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The Process of Belief

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iTunes Review

After reuniting with Bad Religion to tour in support of The New America, Brett Gurewitz officially rejoined the band he co-founded for this album. It was a welcome homecoming. Though the group had written classic songs in Gurewitz’s absence, there was no substitute for the creative frisson between Gurewitz and lead singer Greg Graffin. The process of reforming with Gurewitz and returning to Epitaph was certainly personal for the band, and The Process of Belief is notable for its shift toward songs written from an internal, individualized perspective. Gurewitz songs like “Supersonic” are introspective, while “Broken” and “You Don’t Belong” identify with the adolescent struggles of young punk characters. Graffin, meanwhile, launches into political attack mode with “Materialist” and “Kyoto Now!,” but he also expands into new territory with “Evangeline,” a tale of crime that alludes to Henry Wadsworth Longfellow’s 1755 poem of the same name. Instrumentally, the band is in fighting form, with a three-pronged attack in the form of guitarists Gurewitz, Greg Hetson, and Brian Baker. A feeling of unity has always abounded in the ranks of Bad Religion, and it shows in the band's songs.

Customer Reviews

Best Bad Religion Album

Bad Religion started out with 3 great, fast paced albums from 1988-1990. Then they went experimental on us in 1992. Then with Recipe for Hate and Stranger Than Fiction, the band jumped into the mainstream. From 1996-2000, the band released a lackluster one, a terrible one and an okay one. But with the return of Mr. Brett, the band sounds amazing. This album is them returning to the fast paced music they played back in the late 80's and some even call it "the lost songs from Suffer." I can't believe this made me forget all about the past 3 astrocities and Against the Grain as my favorite BR album. The highlights include Supersonic, Epiphany, Kyoto Now!, Sorrow and Bored and Extremely Dangerous.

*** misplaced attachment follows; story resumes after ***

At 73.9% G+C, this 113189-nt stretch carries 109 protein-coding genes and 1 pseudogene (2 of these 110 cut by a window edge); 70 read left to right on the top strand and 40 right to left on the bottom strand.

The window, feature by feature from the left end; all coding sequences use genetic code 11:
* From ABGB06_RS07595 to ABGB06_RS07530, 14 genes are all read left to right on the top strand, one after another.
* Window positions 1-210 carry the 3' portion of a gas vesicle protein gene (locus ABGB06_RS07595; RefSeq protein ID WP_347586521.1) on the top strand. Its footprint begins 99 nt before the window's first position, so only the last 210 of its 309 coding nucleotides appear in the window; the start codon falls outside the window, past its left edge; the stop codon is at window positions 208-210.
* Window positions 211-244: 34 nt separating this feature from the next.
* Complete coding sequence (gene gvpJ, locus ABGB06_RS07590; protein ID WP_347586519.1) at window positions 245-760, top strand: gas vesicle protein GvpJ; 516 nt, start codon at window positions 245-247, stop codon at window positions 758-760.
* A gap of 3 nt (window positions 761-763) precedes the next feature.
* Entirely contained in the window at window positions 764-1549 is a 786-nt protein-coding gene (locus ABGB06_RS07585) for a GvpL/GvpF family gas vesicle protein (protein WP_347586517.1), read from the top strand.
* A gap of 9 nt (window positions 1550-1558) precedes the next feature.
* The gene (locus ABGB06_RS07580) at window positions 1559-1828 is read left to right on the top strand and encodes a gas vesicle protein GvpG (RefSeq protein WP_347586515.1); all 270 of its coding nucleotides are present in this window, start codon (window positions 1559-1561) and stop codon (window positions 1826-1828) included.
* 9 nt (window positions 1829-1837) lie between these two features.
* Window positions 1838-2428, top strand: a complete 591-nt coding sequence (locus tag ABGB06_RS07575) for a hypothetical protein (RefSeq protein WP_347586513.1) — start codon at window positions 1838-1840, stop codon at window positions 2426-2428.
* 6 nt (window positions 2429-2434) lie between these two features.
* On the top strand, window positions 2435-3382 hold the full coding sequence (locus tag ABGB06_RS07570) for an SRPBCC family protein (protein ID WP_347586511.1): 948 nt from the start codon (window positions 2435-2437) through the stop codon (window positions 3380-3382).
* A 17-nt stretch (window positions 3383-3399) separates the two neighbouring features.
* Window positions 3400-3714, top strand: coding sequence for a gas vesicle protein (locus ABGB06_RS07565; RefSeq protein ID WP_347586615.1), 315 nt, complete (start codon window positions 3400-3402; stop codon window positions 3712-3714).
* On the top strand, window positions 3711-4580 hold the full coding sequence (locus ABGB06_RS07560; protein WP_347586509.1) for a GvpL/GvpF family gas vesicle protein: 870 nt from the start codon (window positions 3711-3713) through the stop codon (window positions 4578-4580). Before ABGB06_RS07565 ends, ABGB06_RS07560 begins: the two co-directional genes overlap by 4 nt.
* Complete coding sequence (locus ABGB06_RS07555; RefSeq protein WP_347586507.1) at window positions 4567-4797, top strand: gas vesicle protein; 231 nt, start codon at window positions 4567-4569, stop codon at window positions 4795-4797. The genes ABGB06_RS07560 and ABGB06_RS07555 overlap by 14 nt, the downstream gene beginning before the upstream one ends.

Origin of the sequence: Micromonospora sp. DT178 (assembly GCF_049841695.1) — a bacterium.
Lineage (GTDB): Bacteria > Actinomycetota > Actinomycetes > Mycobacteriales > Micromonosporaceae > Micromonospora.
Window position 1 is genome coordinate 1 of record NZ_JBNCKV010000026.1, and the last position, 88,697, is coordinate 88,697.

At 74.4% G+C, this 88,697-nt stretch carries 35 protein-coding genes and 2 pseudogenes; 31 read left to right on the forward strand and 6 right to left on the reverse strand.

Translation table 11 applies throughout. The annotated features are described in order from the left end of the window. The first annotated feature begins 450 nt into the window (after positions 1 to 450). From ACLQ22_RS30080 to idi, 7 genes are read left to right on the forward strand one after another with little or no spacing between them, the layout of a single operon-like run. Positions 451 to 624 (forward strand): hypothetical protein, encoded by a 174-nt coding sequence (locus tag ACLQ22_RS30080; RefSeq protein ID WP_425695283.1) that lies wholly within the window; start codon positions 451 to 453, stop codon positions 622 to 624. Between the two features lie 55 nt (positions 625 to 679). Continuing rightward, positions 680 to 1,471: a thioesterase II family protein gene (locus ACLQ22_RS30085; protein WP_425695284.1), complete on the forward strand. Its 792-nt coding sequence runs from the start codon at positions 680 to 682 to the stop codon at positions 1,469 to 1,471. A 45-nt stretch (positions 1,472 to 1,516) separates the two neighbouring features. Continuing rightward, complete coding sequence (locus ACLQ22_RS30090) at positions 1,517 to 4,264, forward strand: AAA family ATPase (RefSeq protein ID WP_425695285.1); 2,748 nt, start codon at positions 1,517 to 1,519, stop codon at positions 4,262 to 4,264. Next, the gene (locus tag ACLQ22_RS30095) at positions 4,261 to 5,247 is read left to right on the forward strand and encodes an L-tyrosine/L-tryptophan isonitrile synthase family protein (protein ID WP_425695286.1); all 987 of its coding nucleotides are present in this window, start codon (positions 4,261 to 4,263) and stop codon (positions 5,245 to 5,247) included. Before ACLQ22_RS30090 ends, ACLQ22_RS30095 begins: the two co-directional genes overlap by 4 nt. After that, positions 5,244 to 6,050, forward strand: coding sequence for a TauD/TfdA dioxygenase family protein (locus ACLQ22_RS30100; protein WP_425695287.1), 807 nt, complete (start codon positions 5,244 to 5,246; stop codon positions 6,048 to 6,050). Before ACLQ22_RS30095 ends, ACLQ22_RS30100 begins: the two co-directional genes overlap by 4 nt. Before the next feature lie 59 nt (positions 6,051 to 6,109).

Good But...

Good cd, great that bad religion can still keep their vibe after all the years, but the old ones really are so much better listeners.

A change of pace, but the message stays the same.

This album is easily Bad Religion's best work as an overall music quality(their best work as a straight up Punk album is probably Against The Grain). The songwriting is absolutely top notch, and they're as punk as ever. But, if you're trying to buy this off the heels of Against The Grain/Suffer, be warned: While the punk roots remain the same, it's a lot slower on 45% of the songs and a lot more melodic then the early stuff. But, if you're not worried about that, for sure pick this up; Brett's songwriting is top notch, and Greg's voice remains as punk and as haunting as ever, if not more. Buy this, but beware.


Formed: 1980 in Los Angeles, CA

Genre: Rock

Years Active: '80s, '90s, '00s, '10s

Out of all of the Southern Californian hardcore punk bands of the early '80s, Bad Religion stayed around the longest. For over a decade, they retained their underground credibility without turning out a series of indistinguishable records that all sound the same. Instead, the band refined its attack, adding inflections of psychedelia, heavy metal, and hard rock along the way, as well as a considerable dose of melody. Between their 1982 debut and their first major-label record, 1993's Recipe for Hate,...
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